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October 11, 2013

Hello everyone! I’m back! That’s right, I have returned from my trip, alive, well, and rejuvenated. I don’t know if any of you have ever been to Atlanta, but my adventure to the South was more than rewarding. I’d like to thank the Atlanta Area Aquarium Association for inviting me to speak at their club. For those who attended the meeting, I hope it was informative for you, and I was maybe able to get you to consider setting up an eartheater tank. I will never forget my visit to the Georgia Aquarium. I was able to have an opportunity to swim with the Whale Sharks (Rhincodon typus) while visiting the world’s largest aquarium. In nature, these animals grow to be astonishing 45 feet in length. The Georgia Aquarium houses four 20+ feet animals that are true gentle giants of the ocean. I highly suggest if you’re ever in the area to plan a trip there!

For this week, I thought I’d talk to you about a couple of animals a little further south of, well the South. Back in 2009, collectors discovered a new cichlid near Paso San Borja, a small town among the Rio Yi. They are found in Uruguay, below Brazil. The fish is now known as Gymnogeophagus tiraparae, but when it was first discovered it was labeled Gymnogeophagus Northern species “Rio Yi”. The males of these “naked” eartheaters will most likely grow to around 6-8” in length, are very peaceful, and quite stunning when adult size. The head and bottom half of the body are a powerful yellow color. The upper half fades into a subtle blue color with hints of yellow and greens. To say that the nuchal hump the males develop is eye catching is a massive understatement. These cichlids feed on microorganisms in nature, and should be kept above a sand substrate to allow them to feed on their main diet. Always offer frozen bloodworms and smaller sinking pellets to enable them to maintain a healthy body weight. If you do this the fish should live long, happy lives!

Gymnogeophagus tiraparae "Rio Yi"

Gymnogeophagus tiraparae "Rio Yi"

Now, maybe you have an enormous 125 gallon tank that you just added a group of the Gymnos too. With all that space you’ll need something swimming around in there. They may not occur in Uruguay, but Semaprochilodus taeniurus “Flagtail Prochilodus” is a perfect candidate to house with these mid-sized cichlids. These Characins can grow to nearly a foot, so it is best to house them in larger aquariums. In nature, the Flagtail Prochilodus can be found swimming in giant schools and they migrate twice a year over great distances. This migratory habit provides a very important role in maintaining the ecosystems of South America. As the fish swims across the Amazon basin the waste it produces from feeding on the aquatic plants helps move organics across the biotopes. In an aquarium, this migration period is not necessary and would do better not kept in small numbers, as this leads to aggressive tendencies. It’s always best to keep them in larger numbers of four or more specimens to keep the aggression levels to a minimum. Don’t worry, these gentle giants are offered in two sizes this week to help accommodate their larger growing size – a 1.5” size that would be okay for growing out in a smaller aquarium for a while, and a 3” size that would be better suited for mid to large sized cichlids that you may have right now. The fish are omnivorous, but primarily feed on vegetable matter. Offering foods like spinach, zucchini, and algae wafers is highly recommended. Plus, the Gymnos will also benefit from this diet.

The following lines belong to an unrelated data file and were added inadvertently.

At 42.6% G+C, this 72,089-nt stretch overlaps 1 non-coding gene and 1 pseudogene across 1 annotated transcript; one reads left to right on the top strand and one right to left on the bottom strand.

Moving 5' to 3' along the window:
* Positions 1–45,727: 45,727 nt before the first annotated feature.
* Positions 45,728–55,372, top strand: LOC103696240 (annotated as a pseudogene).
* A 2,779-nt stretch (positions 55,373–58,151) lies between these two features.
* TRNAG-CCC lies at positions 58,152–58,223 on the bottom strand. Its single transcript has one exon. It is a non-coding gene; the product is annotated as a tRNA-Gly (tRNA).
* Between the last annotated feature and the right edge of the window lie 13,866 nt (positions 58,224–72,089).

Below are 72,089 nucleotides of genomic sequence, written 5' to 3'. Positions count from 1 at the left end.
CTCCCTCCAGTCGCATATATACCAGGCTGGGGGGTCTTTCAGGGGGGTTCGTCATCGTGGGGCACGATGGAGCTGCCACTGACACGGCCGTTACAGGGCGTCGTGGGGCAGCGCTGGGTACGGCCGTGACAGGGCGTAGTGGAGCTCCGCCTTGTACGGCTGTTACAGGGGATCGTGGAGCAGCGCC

Semaprochilodus taeniurus

Semaprochilodus taeniurus

In my humble opinion, no South American aquarium is complete without a Corydoras hanging out near the bottom of the tank. For this set-up I think Corydoras sp. “C121” would look great living under all of those giants. The C121 Cory is very similar to its cousin, Corydoras adolfoi, and can be found living together in the Rio Negro. The difference between the two fish is the red spot located right about the pectoral fins on C121. C121 also has a finer stripe running along the back of the fish. Corydoras should be fed frozen bloodworms, sinking pellets, and wafers much like the other inhabitants I spoke about today. They also like to spend their time on the bottom of the aquarium, so rough substrates like gravel should be avoided.

Corydoras sp. 'C121'


That will do it for this week! If you have any questions, concerns, or would like to place an order, please feel free to contact me via phone or email. For those of you, who are new to the newsletter, please be sure to like us on Facebook, and follow us on Pinterest!

I hope you enjoyed the article!

Anthony Perry

Sales Manager